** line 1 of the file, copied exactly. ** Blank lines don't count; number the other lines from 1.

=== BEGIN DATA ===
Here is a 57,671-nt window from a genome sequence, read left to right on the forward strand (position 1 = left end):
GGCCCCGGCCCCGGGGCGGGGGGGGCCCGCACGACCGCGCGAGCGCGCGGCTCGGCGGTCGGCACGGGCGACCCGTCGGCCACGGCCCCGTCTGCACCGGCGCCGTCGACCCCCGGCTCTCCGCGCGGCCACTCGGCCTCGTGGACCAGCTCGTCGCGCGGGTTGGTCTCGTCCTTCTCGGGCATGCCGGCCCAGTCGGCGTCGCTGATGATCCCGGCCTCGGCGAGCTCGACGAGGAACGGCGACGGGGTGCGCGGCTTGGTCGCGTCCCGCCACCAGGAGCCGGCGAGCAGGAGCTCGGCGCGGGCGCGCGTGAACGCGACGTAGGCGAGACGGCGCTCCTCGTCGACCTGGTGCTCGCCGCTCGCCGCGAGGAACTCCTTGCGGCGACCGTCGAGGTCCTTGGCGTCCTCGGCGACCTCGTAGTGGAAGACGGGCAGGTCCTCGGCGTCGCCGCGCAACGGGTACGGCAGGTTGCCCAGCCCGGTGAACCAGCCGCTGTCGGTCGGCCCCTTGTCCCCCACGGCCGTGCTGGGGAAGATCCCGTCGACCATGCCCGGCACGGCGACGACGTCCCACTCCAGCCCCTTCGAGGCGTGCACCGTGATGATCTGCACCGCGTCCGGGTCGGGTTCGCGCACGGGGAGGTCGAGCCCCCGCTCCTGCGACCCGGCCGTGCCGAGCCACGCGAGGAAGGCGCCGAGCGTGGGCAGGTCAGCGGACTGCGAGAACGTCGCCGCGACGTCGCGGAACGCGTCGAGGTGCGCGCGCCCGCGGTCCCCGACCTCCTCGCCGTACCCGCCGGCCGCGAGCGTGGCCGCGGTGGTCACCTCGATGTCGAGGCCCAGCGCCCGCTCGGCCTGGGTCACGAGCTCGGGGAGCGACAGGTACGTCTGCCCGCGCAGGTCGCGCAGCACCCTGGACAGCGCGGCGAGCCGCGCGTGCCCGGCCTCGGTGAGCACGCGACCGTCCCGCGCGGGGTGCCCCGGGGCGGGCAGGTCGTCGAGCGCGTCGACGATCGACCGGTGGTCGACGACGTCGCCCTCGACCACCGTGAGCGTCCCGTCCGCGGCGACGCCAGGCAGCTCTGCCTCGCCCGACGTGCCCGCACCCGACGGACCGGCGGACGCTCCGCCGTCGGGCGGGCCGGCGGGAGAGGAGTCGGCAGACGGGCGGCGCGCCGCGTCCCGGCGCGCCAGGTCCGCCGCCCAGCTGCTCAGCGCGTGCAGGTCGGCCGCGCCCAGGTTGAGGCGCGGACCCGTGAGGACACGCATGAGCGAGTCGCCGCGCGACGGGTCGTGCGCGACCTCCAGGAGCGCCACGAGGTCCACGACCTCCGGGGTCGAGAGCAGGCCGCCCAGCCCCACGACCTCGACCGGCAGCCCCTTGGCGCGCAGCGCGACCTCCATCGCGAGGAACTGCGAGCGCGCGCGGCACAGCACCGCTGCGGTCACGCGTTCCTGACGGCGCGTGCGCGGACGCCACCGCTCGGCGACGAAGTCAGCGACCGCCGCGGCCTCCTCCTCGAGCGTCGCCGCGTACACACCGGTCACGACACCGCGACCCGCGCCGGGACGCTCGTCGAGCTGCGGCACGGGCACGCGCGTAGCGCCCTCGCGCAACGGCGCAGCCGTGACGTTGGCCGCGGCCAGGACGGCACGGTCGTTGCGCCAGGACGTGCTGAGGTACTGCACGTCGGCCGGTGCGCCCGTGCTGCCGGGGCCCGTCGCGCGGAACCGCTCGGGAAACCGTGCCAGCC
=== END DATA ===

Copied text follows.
Here is a 57,671-nt window from a genome sequence, read left to right on the forward strand (position 1 = left end):